Here is “Not one without the other: Reparations for African-Americans and Indigenous peoples” in Indian Country Today.
My co-panelists Janna Thompson and Jermaine McAlpin
Here’s the link to the book, a collection of essays edited by Federico Lenzerini, and published by Oxford. And here are a few interesting chapters:
Gerald Torres, “Indigenous Peoples, Afro-Indigenous Peoples and Reparations”
David C. Williams, “In Praise of Guilt: How the Yearning for Moral Purity Blocks Reparations for Native Americans”
Sarah Krakoff and Kristen Carpenter, “Repairing Reparations in the American Indian Nation Context”
Reparations for Neglect of Indigenous Land Rights at the Intersection of Domestic and International Law — The Maya Cases”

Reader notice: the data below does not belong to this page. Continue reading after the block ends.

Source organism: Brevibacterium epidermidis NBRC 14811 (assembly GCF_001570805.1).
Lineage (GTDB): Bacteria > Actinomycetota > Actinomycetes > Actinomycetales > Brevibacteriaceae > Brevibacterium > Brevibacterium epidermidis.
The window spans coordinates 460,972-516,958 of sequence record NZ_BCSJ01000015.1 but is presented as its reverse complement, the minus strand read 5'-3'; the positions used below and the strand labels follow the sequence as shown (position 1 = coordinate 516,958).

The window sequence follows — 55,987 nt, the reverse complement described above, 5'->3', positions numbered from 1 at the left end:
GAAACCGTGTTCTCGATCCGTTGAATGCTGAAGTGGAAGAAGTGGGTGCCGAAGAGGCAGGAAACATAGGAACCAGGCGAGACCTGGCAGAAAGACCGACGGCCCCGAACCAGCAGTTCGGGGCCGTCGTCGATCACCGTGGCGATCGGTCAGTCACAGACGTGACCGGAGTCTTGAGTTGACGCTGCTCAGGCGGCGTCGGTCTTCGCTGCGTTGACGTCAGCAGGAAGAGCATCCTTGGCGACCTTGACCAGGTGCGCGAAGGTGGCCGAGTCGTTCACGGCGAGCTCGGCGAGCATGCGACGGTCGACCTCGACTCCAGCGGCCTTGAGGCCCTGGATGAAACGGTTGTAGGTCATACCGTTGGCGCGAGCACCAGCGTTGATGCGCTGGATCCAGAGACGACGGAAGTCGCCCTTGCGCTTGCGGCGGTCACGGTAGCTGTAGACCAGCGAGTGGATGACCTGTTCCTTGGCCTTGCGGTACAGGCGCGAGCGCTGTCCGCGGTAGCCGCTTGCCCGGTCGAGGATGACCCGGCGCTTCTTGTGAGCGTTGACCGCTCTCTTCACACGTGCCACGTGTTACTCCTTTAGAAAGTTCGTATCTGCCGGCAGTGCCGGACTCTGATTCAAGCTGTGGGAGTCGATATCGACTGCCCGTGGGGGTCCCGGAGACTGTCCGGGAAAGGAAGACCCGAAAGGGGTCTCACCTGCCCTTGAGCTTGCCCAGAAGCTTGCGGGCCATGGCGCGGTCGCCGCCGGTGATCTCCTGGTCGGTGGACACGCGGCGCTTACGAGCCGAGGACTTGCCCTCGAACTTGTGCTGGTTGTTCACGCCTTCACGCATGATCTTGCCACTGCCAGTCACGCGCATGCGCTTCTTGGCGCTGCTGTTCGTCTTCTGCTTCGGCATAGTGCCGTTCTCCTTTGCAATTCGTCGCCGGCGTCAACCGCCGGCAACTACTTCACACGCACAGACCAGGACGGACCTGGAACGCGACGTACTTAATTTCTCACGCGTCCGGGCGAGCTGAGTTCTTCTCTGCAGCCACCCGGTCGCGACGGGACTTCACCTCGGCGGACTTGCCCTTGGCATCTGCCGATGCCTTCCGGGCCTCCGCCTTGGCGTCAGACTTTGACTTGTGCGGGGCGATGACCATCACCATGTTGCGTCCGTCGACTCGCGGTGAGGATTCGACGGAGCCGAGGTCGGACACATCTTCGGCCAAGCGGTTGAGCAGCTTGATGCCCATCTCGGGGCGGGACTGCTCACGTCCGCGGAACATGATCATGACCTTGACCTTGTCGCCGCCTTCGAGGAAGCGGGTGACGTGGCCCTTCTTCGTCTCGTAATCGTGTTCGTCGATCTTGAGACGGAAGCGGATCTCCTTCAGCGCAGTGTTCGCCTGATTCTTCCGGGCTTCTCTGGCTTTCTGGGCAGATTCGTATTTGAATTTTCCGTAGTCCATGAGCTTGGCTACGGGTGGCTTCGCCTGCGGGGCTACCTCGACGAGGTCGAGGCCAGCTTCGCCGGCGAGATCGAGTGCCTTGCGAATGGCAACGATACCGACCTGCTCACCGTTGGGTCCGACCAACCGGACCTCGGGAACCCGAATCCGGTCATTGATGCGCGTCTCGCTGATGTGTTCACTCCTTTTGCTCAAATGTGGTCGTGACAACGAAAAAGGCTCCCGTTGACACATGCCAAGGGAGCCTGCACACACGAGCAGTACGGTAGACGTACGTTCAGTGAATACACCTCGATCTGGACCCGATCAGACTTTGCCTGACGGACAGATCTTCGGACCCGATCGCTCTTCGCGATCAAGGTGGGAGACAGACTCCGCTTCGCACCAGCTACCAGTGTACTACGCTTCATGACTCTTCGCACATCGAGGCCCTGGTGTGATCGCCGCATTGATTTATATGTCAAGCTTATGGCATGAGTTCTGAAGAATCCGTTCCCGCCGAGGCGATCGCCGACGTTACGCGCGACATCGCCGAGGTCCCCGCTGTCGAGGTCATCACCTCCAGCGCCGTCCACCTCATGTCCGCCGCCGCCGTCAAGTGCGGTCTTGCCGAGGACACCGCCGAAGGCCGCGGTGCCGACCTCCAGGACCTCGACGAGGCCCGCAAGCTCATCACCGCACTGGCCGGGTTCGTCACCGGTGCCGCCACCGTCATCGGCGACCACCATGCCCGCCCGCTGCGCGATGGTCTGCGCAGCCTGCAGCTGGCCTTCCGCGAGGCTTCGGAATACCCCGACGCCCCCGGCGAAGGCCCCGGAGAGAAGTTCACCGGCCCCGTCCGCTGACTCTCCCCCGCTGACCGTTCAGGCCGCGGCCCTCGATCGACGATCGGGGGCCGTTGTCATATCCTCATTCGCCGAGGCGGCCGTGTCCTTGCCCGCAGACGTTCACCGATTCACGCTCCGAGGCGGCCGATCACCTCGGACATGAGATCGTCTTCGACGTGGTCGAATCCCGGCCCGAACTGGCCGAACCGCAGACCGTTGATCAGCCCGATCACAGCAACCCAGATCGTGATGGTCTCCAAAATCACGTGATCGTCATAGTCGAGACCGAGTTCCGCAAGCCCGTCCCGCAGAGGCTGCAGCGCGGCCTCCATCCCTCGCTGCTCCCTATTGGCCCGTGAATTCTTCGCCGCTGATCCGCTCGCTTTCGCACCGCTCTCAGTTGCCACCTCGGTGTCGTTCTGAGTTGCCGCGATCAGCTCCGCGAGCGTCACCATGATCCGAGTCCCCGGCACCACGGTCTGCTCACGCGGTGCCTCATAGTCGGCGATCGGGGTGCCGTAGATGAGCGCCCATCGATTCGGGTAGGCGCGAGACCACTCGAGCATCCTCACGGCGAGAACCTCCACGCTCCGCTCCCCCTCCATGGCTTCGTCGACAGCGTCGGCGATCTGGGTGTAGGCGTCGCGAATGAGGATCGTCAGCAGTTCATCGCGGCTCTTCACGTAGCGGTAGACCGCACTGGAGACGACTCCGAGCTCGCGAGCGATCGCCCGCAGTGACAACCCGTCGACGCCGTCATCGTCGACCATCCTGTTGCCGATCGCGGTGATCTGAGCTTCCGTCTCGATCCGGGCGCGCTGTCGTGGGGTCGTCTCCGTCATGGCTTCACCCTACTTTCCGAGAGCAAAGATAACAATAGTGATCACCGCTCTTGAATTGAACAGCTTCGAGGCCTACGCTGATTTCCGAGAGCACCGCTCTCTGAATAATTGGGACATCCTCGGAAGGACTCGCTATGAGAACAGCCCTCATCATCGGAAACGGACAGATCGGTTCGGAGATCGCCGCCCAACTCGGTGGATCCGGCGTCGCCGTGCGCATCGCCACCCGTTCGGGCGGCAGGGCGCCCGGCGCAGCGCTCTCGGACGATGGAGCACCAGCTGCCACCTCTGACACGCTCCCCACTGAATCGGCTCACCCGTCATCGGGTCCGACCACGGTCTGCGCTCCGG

Indigenous teachings on law and family help define our responsibility toward future generations and how the decisions that we make today can impact the wellbeing of each generation to come. This message is particularly relevant in this time of climate change, warfare, and lack of respect for basic human rights. So too is it an important message as we reflect upon the thirtieth anniversary of the Indian Child Welfare Act of 1978 (“ICWA”) and look to the future. We are just over one generation removed from this landmark legislation–legislation that I will argue in this article constitutes partial reparations for human rights violations committed against Native peoples and their children. According to the Haudenosaunee’s Great Law of Peace, we have six more generations to consider before we can truly understand the full impact of this law.